In a second scenario, the United States (and its allies) intervenes directly, using military force to bring down the Assad regime. This, too, is likely to have unhappy results, with the added complication that the United States will be even more involved. If a “hammer and anvil” strategy — U.S./NATO airpower plus rebel ground power — succeeds in toppling Assad, the United States can stand down, but will not be able to prevent the retribution against Alawites and potential civil war among rebel factions outlined above. If the United States chooses to send ground troops, it may be able to prevent a slaughter of Alawites, but is likely to face a violent response from the more radical Islamist and al Qaeda-affiliated factions. Given the highly factionalized nature of the rebellion, any number of factions could play the role of spoiler if they do not get their way. Even the current chaos of Libya is probably out of reach, since there are many groups hostile to the United States among the rebels, there are large minority populations that will need protection, and a possible separatist group (the Kurds) in the northeast. It is more likely that the United States will face at least one, and possibly multiple insurgences in Syria, an outcome much like it faced in Afghanistan and Iraq.
What is to be Done?
If the United States truly wishes to foster a negotiated end to the Syrian conflict, it needs to drop its insistence that Assad leave power and pressure Syrian rebel groups to negotiate with him. If the United States truly thinks Assad must go, then it should stop insisting on negotiations and do what it takes to help the rebels win. In the latter case, however, the Obama administration should think long and hard about what rebel victory in Syria means. It may find that the more it thinks about it, the less attractive it becomes. Dropping regime change and encouraging negotiations — or staying out of it entirely — may be a wiser policy.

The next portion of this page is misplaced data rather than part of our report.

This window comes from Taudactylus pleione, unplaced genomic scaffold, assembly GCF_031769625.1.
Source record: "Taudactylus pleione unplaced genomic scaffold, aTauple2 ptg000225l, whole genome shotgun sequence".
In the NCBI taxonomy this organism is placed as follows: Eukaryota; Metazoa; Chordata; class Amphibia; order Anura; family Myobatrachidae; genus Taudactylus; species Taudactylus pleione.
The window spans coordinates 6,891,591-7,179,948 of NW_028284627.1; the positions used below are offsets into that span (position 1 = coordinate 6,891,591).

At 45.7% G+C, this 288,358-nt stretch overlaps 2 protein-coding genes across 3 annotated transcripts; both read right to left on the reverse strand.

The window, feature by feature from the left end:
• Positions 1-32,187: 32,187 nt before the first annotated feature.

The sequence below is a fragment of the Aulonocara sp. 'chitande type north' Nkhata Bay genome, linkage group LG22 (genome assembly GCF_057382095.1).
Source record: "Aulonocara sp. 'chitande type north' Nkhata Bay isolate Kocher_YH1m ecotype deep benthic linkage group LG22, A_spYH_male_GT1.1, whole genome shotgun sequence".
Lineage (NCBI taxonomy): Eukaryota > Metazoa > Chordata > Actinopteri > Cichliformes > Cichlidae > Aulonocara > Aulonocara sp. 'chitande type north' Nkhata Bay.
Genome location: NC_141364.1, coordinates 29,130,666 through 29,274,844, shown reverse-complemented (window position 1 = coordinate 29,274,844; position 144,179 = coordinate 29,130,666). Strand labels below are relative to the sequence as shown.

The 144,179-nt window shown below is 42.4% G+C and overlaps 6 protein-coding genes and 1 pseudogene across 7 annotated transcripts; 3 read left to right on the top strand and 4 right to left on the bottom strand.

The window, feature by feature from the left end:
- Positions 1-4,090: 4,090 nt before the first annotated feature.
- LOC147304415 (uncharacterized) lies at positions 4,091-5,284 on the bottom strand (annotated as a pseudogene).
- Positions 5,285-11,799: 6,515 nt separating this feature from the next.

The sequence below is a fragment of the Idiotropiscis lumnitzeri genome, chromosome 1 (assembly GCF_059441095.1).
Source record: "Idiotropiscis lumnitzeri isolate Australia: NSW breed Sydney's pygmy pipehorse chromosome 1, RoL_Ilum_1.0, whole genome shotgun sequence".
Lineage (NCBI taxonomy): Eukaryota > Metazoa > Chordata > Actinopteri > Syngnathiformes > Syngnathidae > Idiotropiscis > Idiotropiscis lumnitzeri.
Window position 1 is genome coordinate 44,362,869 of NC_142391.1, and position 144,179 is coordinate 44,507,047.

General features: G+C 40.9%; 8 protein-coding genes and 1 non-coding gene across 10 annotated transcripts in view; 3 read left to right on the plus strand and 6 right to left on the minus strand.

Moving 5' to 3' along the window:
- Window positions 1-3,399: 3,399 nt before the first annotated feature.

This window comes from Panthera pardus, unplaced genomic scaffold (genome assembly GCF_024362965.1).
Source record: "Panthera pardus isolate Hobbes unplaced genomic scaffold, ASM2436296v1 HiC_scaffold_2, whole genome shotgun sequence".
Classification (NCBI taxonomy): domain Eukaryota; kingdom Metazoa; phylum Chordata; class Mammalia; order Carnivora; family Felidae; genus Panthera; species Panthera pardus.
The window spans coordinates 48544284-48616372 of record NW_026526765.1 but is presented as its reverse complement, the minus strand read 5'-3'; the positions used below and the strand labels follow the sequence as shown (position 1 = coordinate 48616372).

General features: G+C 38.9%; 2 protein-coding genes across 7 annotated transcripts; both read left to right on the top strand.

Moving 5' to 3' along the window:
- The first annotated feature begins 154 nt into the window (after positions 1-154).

Alexander Downes is an associate professor of political science and international affairs at the George Washington University. His research examines international security, specifically the causes and effectiveness of civilian victimization in warfare, the effects and utility of foreign-imposed regime change, and the determinants of military effectiveness. He is the author of Targeting Civilians in War (2008) and “The problem with negotiated settlements to ethnic wars” in Security Studies.
[i] “President Obama: ‘The future of Syria must be determined by its people, but President Bashar al-Assad is standing in their way,’” http://www.whitehouse.gov/blog/2011/08/18/president-obama-future-syria-must-be-determined-its-people-president-bashar-al-assad. For an example of Obama’s earlier statements about Qaddafi, see Barack Obama, David Cameron, and Nicolas Sarkozy, “Libya’s Pathway to Peace,” New York Times, April 14, 2011.
[ii] Paul Richter, “Senator Criticizes CIA Training of Syrian Rebels as ‘Incredibly Slow,’” Los Angeles Times, October 31, 2013; and Ernesto Londono and Greg Miller, “U.S. Weapons Reaching Syrian Rebels,” Washington Post, September 11, 2013.
[iii] Aljazeera, “Syrian Rebels Reject Geneva Peace Talks,” October 27, 2013.
[iv] Ian Black, “Syrian Rebels Urged to Take Part in Geneva II Peace Conference,” The Guardian, October 22, 2013.
[v] Communique of the London 11, October 22, 2013, http://www.state.gov/r/pa/prs/ps/2013/10/215729.htm.
[vi] “Assad Sees No Date for Syria Talks, Mulls Re-election,” Reuters, October 21, 2013.
[vii] Daniel Krcmaric, “The Justice Dilemma: International Criminal Law, Mass Atrocities, and the Dynamics of Civil War,” Ph.D. dissertation in progress, Department of Political Science, Duke University. This paragraph is based on Krcmaric’s work.
[viii] Mark Landler, “Obama Tells Qaddafi to Quit and Authorizes Refugee Airlifts,” New York Times, March 3, 2011.